Diplomatic Briefing

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Archive for January 16, 2010

Newsline: State Department – US Death Toll in Haiti at 6

The State Department has raised the number of confirmed deaths of Americans in Haiti to six. State Department spokesman P.J. Crowley said Friday that in addition to the previously reported death of State Department employee Victoria DeLong, there have been at least five other confirmed U.S. deaths – all private U.S. citizens whose names have not been released publicly. Crowley said the U.S. death toll is going to rise further, but he offered no estimate. DeLong, a cultural affairs officer at the U.S. Embassy, was killed when her home collapsed in the earthquake.



Newsline: Malaysia dismisses Sabah attack warning – report

Malaysian authorities have full control over security in the Borneo island state of Sabah, a government official was quoted on Saturday as saying after the United States embassy warned of attacks against foreigners. “Since the last travel warning was issued in the area, security and intelligence there had been tightened tremendously and there had been no reported attempts or acts of terror, including against foreigners,” National Security Council secretary Mohamed Tajudeen Abdul Wahab was quoted as saying. In a “warden notice” posted on its website (http://malaysia.usembassy.gov/), dated Friday, the U.S. embassy said resorts located in isolated areas of eastern Sabah, a state bordering the southern Philippines, were of “present concern”. It identified areas such as Semporna and the islands of Mabul and Sipadan, as well as travel to and from the area. Sabah’s island resorts are popular tourist spots. The warning said there were indications criminal and terrorist groups “are planning or intend acts of violence against foreigners”. The warden notice said the Philippines-based, al Qaeda-linked Abu Sayyaf militant group had kidnapped foreigners in eastern Sabah in the past.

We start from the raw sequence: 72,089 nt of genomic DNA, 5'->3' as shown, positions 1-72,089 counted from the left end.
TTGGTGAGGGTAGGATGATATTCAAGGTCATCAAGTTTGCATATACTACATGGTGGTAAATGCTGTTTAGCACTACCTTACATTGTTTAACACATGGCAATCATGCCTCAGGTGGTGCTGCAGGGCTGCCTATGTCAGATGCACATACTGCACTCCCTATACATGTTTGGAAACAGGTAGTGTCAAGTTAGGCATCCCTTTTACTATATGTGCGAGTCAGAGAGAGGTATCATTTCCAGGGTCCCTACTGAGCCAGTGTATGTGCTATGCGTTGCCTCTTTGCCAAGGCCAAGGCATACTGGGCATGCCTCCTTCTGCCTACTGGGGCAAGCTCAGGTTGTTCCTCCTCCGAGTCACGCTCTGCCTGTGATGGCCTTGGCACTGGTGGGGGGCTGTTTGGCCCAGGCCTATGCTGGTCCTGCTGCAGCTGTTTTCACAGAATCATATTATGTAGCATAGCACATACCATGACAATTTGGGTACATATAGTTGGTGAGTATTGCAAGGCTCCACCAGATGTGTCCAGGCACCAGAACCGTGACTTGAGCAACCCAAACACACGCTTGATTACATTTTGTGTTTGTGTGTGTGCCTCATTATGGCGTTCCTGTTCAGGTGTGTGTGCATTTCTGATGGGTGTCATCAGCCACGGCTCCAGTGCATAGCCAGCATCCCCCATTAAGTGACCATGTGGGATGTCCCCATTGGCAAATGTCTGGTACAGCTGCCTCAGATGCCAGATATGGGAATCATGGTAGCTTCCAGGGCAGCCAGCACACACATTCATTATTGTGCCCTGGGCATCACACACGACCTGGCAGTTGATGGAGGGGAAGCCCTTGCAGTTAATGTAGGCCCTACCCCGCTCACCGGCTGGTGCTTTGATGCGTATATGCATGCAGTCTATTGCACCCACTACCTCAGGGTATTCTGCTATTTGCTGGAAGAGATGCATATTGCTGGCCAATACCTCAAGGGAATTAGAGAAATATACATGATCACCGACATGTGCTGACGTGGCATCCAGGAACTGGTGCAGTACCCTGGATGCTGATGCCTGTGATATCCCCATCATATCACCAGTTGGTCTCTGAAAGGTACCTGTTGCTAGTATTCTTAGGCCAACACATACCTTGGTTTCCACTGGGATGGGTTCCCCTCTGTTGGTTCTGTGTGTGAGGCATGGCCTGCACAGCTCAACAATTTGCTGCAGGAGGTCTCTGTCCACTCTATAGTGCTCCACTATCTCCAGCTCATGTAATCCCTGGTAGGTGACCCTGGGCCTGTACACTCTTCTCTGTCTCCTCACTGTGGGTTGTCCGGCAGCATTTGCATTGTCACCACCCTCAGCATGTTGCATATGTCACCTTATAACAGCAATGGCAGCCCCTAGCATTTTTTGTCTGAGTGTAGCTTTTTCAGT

Newsline: Protests outside Maltese embassies over Jewish bones

Protesters from a Jewish group held a protest outside the Maltese embassy in Tel Aviv. Representatives of Jewish communities recently held peaceful protests in front of Malta’s embassies in Tel Aviv and Washington to urge the Maltese government to ensure there is no interference with human bones at the Jewish catacombs in Rabat. The year-long dispute concerns the discovery of what are believed to be Jewish catacombs in Rabat, and the Jewish community’s request for the place to be treated like a burial ground rather than an archaeological find. A major bone of contention was Heritage Malta’s insistence to document each and every bone found by measuring and photographing it. The Jewish community objected to this.


Newsline: Irish Ambassador immunity in job rights case upheld

Ambassador Priscilla Jana claimed the immunity after a former employee tried to bring a claim against her under the Payment of Wages Act, 1991, the Organisation of Working Time Act, 1997, and the Unfair Dismissals Acts, 1977-2001. Valentyna Khristonsen, a Ukranian domestic worker, began working for the ambassador in her home in Dalkey in 2006, but had her employment contract terminated in 2008. A spokeswoman for the ambassador said Ms Khristonsen had reported days late for work on a number of occasions after holidays and had received warnings about her employment from the ambassador. In arguing for diplomatic immunity, counsel for the ambassador cited the Convention on Diplomatic Relations 1961 which defined the premises of a diplomatic mission as including buildings used for the mission, “including the residence of the head of the mission”. That convention also states the “private residence of a diplomatic agent shall enjoy the same inviolability and protection as the premises of the mission”. The Rights Commissioner said the definitions in the 1961 Convention “clearly provide that the ambassador’s residence falls within the zone of immunity”. By employing the claimant, the ambassador was not engaging in any professional or commercial activity beyond her official function.